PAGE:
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The Proposition Raised by WikiLeaks
- How Should Investigative Reporting Look in the Net Age? -

Mikihito Tanaka
Associate Professor, Faculty of Political Science and Economics, Waseda University

Journalism and WikiLeaks

Journalism activities are driven by norm, whereby action should be undertaken associated with people's right to know. But even though we simply say right to know, there is a significant difference between want-to-know information and need-to-know information, indicated in the single term right to know. The latter can probably be rephrased as follows:
What are the issues (agenda) that today's society needs to discuss for a better society in the future?

Probing this agenda and revealing it to society is one of the raisons d'棚tre of journalism. In this sense, investigative reporting is said to be the quintessence of journalism.

Investigative reporting is costly, however, while the amount of business it generates is small and unprofitable. The history of journalism can be said to be the history of the issue of how to conduct investigative reporting in a sustainable business system of Journalism.

Media companies proclaiming to be focused on journalism have sought answers to this issue; for example, by selling information on the economy to generate profits, and using the capital to pursue political issues. With this system, while there was a problem with the journalists setting up the social agenda unilaterally (= agenda setting), it did, on the whole, function under the autonomous norm of the journalists.

However, with the change in alignment brought about by internet communication technology (ICT) which spread from the end of the 20th century, the system has begun to sway.

WikiLeaks is regarded as having had a crucial impact on this confusion; specifically, the disclosure of video footage showing collateral shootings by US forces in Iraq and the international besiegement against Julian Assange. The world's media in 2010 were alive with the topic of WikiLeaks.

Leaked information, as material that is need-to-know information, is no longer something that a journalist, as an information professional, either receives or unearths from a whistle blower, but it has become something that is expose directly in the face of the general public.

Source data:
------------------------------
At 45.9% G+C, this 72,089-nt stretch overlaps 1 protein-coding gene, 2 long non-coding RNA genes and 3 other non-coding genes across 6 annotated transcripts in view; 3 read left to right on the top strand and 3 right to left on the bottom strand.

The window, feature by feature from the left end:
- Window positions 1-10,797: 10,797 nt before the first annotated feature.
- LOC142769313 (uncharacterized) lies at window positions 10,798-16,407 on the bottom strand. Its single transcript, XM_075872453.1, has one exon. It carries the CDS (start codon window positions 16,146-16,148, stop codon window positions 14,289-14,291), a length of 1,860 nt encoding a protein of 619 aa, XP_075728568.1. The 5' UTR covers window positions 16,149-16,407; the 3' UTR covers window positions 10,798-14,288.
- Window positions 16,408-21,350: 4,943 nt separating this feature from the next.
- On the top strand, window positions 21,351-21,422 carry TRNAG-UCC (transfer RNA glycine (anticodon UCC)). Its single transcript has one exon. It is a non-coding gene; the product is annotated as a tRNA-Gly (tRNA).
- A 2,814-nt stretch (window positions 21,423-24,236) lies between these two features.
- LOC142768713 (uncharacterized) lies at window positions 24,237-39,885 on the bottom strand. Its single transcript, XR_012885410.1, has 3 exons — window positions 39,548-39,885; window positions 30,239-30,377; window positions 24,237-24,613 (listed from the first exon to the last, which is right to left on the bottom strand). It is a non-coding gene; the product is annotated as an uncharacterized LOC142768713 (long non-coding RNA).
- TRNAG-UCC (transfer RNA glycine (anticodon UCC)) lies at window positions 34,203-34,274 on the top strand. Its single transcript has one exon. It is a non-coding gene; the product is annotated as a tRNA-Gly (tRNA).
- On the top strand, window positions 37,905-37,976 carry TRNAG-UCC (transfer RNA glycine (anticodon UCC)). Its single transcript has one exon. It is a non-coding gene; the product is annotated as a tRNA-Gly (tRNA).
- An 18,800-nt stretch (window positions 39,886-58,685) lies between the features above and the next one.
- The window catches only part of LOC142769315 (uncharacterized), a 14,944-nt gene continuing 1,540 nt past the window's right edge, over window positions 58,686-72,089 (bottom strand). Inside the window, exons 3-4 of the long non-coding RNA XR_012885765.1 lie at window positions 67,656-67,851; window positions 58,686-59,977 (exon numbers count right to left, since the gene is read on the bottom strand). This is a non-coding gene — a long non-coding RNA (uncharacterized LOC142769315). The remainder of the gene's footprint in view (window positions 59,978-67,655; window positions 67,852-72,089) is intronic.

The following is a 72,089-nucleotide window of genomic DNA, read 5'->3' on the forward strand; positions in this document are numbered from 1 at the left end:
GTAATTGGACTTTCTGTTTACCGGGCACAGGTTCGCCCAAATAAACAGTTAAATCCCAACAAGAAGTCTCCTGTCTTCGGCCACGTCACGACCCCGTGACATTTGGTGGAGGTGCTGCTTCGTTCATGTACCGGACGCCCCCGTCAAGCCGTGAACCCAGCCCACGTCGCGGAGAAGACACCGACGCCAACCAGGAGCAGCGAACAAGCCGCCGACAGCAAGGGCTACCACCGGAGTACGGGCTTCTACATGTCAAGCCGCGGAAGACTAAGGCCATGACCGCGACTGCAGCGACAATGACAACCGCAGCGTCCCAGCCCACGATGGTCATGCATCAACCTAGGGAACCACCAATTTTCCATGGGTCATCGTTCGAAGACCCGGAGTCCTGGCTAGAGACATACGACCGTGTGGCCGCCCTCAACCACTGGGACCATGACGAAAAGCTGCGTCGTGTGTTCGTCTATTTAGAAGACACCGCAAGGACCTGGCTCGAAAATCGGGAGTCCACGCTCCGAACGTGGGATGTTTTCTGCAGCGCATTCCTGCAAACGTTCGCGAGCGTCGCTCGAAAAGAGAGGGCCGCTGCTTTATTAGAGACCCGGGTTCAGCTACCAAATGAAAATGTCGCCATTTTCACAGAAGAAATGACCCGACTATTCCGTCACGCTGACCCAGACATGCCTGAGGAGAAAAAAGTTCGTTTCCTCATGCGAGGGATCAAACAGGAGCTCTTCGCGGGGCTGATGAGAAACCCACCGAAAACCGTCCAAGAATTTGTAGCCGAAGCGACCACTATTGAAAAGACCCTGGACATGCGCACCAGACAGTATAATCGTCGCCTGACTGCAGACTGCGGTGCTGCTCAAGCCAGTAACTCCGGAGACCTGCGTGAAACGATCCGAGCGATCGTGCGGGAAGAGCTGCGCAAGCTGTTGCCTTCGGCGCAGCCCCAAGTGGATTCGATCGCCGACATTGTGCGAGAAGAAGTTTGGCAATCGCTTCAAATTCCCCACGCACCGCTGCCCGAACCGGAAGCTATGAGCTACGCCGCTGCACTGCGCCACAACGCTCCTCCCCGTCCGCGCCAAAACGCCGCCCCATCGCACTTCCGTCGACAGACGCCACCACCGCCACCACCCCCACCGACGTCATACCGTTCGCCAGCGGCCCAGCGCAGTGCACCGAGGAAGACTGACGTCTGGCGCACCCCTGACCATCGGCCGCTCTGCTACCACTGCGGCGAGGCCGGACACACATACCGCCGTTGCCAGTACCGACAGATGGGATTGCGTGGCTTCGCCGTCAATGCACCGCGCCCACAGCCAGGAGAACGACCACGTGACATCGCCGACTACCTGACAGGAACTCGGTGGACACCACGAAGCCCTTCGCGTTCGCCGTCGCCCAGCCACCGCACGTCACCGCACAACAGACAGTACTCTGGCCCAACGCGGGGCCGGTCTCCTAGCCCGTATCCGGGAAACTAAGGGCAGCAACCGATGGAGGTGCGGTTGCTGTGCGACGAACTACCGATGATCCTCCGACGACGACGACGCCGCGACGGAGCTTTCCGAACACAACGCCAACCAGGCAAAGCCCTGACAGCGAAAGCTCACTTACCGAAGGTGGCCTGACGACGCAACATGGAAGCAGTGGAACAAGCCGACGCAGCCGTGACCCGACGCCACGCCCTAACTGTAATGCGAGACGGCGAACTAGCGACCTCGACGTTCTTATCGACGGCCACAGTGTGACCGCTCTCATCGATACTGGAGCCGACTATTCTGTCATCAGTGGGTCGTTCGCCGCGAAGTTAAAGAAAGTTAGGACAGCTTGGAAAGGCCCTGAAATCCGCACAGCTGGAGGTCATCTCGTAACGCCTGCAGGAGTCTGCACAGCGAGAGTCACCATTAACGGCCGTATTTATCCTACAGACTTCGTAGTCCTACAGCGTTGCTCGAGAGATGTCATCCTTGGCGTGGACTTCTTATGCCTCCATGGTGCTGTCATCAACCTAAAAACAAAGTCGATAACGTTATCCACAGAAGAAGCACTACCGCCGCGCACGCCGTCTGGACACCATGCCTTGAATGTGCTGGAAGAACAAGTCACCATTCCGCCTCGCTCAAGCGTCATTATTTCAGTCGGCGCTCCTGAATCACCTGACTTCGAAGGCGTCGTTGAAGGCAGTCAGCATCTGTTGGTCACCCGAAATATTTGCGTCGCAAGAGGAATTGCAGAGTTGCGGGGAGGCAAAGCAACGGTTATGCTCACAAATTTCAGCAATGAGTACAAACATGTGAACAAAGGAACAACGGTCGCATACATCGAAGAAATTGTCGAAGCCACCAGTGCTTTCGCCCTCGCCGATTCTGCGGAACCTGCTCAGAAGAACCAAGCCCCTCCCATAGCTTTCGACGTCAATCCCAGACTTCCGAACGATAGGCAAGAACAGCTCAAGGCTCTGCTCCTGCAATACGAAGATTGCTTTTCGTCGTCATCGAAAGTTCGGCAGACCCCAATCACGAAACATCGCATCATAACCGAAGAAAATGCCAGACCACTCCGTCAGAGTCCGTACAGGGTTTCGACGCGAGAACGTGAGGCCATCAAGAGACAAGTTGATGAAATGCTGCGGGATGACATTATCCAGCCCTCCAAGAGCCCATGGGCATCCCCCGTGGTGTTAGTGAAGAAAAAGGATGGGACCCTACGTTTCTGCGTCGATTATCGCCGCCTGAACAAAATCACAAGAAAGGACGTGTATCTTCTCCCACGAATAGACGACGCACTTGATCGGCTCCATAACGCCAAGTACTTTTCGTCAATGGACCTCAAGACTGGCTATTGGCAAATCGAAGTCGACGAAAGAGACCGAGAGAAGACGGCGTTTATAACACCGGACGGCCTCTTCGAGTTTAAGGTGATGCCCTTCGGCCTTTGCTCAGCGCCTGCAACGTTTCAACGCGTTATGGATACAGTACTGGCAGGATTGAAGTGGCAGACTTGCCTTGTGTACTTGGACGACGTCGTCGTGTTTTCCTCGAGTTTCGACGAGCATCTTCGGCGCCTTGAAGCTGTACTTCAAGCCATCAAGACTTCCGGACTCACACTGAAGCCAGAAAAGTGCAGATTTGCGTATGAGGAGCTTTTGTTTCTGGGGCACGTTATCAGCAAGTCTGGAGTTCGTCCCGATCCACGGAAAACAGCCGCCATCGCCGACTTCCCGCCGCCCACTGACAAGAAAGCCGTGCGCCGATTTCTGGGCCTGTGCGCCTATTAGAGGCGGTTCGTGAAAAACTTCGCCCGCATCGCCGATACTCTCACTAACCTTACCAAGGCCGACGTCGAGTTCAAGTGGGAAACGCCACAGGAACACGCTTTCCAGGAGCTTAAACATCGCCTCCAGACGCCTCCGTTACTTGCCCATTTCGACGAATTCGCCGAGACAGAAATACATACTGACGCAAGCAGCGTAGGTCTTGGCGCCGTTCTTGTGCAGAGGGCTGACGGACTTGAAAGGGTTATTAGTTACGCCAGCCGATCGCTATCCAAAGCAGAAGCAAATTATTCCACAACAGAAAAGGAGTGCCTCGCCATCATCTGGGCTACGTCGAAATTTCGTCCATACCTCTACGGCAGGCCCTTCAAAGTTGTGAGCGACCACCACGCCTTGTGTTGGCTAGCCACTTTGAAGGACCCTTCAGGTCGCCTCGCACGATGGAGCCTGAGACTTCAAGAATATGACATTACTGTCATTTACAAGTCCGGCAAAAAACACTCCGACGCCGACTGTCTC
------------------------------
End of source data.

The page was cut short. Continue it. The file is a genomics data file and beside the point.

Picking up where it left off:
WikiLeaks and Wikipedia

People who hear the term WikiLeaks for the first time often confuse it with Wikipedia. The partial match in their names is only because both of them use Wiki, a system that allows the free editing of information on the web. In essence, however, they are completely different.

But here again, if you take a look at both WikiLeaks and Wikipedia, sticking with the common term of Wiki, a totally different scene appears.

Wikipedia is now widely known as a free web encyclopedia that is created by everyone, but its predecessor, Nupedia, was built on a "peer review"-based system, like those adopted for academic journals. The fact that people edit the information on the web and that it is available for everyone to see remains the same with Wikipedia today, but with Nupedia, each article was written by professionals and reviewed and checked by other professionals before it was disclosed to the public. This is a system that concentrates expert intelligence, like the system employed in creating an ordinary encyclopedia.

At the end of the day, however, the web society has selected a system of bringing together the intelligence of numerous laypeople, rather than a few experts, to create an encyclopedia that is free and contains far richer information: Wikipedia, which is based on collective intelligence. In other words, the flow from Nupedia to Wikipedia is a change from expert intelligence to collective intelligence, signifying a change in how information is amassed typically in the ICT age.

From agenda setting to agenda building

What is interesting is that the new structure for the disclosure of leaked information considered to be important news on the ICT and presenting it to society, which was set on fire by WikiLeaks, is apparently slowly being directed in exactly the opposite direction.